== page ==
July 21st, 2016
“When I decided to visit India first I was quite young – just 19 years and still going to school preparing myself for its final examinations. And I never wanted to go to India, always to Africa, which I still did not visit so far.
It was at the end of August 1989 when I have arrived in Delhi and I remember well my first impression leaving the airport, besides it was hot and humid: I felt a release somewhere within and a silent voice telling me, First time in your life you are at home!
The first days roaming around Delhi my senses got overwhelmed – by the temperature, the sounds, the smells, the whole atmosphere in general. Everything was new on the one hand and seemed to be familiar on the other. I did not need time to feel comfortable, it just happened. I did not know too much about the country – honestly speaking, it was nearly nothing as well as I did not know, why I decided to visit it. But it felt perfectly all right. So I was open for whatever will happen without any prejudices towards people and circumstances.
For almost one year I was travelling around – going to the North up to Dharamsala as well down to the South until Kanyakumari. I could discover Rajasthan on the back of a camel as well as vibrant heart of Kolkata, going by boat on the backwaters of Kerala as well as swimming at Goa‘s unspoiled beaches. Nowhere I went I felt as a stranger – mostly welcomed and more accepted then in the country, I was born and grown up. The whole journey was hallmarked by meeting people and staying at places bringing me in touch with something. I had been missing so far in my life, not knowing what it really was – an invisible quest for the unknown I was longing for. I am thankful that I could come in touch with it while being in India – not only once.
Returning to Germany I started to feel immediately depressed – the Wall had fallen down and nearly everything has changed – at least on the surface, but I have felt even more uncomfortable then ever before. I wanted to get back the taste of India, its smells, its colours its warmth. Going to an Indian restaurant here was not the same.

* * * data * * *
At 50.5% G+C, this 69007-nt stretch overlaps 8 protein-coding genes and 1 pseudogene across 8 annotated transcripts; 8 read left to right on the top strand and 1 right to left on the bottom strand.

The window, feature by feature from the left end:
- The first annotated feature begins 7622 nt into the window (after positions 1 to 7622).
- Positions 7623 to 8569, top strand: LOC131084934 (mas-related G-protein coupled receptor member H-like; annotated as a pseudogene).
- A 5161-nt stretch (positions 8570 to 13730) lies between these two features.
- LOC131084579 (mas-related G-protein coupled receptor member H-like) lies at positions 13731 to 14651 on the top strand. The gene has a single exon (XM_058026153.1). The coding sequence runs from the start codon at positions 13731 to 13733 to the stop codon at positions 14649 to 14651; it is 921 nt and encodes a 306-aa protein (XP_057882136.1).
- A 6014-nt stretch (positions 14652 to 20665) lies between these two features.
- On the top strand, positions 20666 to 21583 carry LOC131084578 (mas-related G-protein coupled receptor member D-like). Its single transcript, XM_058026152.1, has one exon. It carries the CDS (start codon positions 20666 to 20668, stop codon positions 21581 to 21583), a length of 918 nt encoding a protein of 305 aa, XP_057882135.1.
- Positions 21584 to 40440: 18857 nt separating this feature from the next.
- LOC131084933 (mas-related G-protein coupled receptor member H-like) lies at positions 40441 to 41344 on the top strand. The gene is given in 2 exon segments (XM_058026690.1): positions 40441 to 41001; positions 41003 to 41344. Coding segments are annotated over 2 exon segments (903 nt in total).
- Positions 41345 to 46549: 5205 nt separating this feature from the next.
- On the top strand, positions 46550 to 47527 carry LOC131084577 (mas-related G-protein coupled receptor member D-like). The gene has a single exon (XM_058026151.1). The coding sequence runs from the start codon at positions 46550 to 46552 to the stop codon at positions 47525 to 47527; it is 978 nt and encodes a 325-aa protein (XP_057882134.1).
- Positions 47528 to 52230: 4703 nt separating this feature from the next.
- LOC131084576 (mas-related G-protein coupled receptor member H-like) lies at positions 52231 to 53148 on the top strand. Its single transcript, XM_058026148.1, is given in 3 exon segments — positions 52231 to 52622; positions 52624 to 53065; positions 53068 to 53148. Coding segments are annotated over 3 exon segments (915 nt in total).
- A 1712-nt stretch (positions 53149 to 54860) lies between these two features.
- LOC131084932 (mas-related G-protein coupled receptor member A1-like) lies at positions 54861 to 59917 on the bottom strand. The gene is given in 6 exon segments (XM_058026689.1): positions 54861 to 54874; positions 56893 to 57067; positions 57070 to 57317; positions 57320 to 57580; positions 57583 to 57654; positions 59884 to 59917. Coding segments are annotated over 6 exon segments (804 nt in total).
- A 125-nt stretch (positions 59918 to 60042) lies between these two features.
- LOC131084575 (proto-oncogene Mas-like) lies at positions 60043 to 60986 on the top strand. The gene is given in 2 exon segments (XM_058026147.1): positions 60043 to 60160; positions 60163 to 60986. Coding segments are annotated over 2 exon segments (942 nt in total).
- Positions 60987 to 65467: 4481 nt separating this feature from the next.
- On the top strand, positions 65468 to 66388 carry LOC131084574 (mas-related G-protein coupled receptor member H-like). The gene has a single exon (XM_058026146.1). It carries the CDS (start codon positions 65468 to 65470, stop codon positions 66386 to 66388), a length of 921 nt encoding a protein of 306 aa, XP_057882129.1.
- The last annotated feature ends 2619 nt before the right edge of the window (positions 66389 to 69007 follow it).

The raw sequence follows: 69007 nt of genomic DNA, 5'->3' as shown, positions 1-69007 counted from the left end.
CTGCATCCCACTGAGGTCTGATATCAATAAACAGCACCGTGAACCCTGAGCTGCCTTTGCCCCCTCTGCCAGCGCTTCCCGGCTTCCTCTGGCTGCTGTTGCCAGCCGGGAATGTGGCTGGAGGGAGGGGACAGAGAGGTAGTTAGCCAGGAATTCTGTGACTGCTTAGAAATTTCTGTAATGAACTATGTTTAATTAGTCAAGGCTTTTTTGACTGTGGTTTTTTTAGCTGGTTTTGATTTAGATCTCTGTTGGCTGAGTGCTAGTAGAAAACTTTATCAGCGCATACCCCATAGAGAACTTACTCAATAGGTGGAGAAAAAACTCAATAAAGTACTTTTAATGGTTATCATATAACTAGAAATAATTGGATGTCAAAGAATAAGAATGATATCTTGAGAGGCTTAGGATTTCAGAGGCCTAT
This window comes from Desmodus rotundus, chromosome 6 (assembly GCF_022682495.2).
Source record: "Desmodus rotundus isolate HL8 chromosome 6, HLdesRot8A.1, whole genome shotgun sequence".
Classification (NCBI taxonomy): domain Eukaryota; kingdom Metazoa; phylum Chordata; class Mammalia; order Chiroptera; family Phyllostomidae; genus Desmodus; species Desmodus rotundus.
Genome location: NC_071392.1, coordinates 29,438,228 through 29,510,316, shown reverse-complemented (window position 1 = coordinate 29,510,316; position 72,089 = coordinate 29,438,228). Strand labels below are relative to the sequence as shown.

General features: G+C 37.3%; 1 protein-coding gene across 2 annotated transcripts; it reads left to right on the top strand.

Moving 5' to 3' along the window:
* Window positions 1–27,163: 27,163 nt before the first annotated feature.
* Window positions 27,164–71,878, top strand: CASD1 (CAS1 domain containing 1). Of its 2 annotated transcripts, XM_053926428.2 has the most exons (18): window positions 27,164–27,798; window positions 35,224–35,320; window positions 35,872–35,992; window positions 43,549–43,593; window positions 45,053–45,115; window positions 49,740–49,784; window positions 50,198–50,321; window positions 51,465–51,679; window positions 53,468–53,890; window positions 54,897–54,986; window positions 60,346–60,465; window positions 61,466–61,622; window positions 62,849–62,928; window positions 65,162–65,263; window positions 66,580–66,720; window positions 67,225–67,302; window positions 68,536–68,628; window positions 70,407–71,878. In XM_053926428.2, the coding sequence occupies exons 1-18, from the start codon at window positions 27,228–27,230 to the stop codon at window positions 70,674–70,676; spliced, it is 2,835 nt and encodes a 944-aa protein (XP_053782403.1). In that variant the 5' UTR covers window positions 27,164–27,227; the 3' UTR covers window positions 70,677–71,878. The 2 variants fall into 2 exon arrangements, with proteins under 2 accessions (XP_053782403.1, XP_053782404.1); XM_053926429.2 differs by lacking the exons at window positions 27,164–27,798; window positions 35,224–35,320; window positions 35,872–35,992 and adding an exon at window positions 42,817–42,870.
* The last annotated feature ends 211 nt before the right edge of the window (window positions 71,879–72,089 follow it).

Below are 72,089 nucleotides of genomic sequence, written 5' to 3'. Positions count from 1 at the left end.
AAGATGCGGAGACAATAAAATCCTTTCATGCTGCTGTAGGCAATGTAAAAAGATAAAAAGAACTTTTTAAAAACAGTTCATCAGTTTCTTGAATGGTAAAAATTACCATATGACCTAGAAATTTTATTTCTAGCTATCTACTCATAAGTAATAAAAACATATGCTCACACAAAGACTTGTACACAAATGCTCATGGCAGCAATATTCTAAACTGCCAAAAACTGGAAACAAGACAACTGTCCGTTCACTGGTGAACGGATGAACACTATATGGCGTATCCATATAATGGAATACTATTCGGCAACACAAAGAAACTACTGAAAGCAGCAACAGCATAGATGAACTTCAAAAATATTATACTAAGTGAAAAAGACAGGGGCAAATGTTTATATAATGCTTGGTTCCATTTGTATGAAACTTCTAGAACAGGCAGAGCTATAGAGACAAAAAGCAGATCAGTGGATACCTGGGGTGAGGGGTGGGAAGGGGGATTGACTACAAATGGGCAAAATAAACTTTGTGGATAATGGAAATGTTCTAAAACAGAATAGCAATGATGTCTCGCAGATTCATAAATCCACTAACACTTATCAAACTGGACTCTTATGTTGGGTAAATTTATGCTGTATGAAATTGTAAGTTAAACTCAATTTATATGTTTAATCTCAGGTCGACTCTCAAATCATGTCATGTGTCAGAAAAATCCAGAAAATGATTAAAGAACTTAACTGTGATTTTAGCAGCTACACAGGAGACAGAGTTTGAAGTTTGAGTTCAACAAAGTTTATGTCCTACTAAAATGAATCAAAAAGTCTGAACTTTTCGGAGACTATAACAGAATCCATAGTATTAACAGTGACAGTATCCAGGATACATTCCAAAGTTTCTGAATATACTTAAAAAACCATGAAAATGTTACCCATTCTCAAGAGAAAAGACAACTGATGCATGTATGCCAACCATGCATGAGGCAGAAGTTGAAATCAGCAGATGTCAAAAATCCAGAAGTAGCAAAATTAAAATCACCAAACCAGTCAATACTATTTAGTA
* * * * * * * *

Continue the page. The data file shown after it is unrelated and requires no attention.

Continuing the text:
I needed a long time to return. In 2010 I decided to join a two months yoga-course which was the beginning towards a new chapter of my life. This time I have arrived in Mumbai and the feeling was the same like more than twenty years back – I felt like coming back home which fulfilled me with some tremendous joy from deep within. I could not remember when I have been last time so happy.
These months had been so much different from my first visit, because this time I came with a specific reason to stay here – but of course as usual, everything became much different and I could extend my stay towards one year, joining another school to intensify my studies and let myself being guided by an inner voice which became more and more obvious and impossible to ignore. Finally I ended up at a place I never wanted to go to – and this was Rishikesh. Bathing myself not only in the Ganga but in the uplifting atmosphere of the whole place I went to visit by recommendation of an Indian friend Vasistha Gufa – the most “mysterious” place I ever had been in my life and it seemed to be, that everything I was looking for the passed years I was able to find here. No more reason to go somewhere else. Countless hours I have spent in the caves for meditation, sharing meals and tea with the ashramites, having inspiring talks with unknown people. What I could experience here I am not able to explain in words, going beyond what can be described.
India has many sides – especially for Westerners many challenging ones: the crowd of people, the noise, the countless smells and something special you will not find somewhere else, not even in other Asian countries. It is a special mixture of beauty and sadness, future and past. And yes – sorry to say this, its dirtiness. Something which is most hard for me to accept and understand and which became worse within the time I know the country.
I feel attracted towards the huge cultural heritage, the curiosity of people, there openess and how easy it is to come in touch with strangers and become friends. Qualities we have less in industralized Western countries, where individualism counts more than the sake of familiar structures with the result of a feeling of being lost for many.
Finally I can say, that all important experiences one has to make in ones life journey I have done in India and therefore I will remind forever thankful towards its people.”
Submitted By – Heiko Peter
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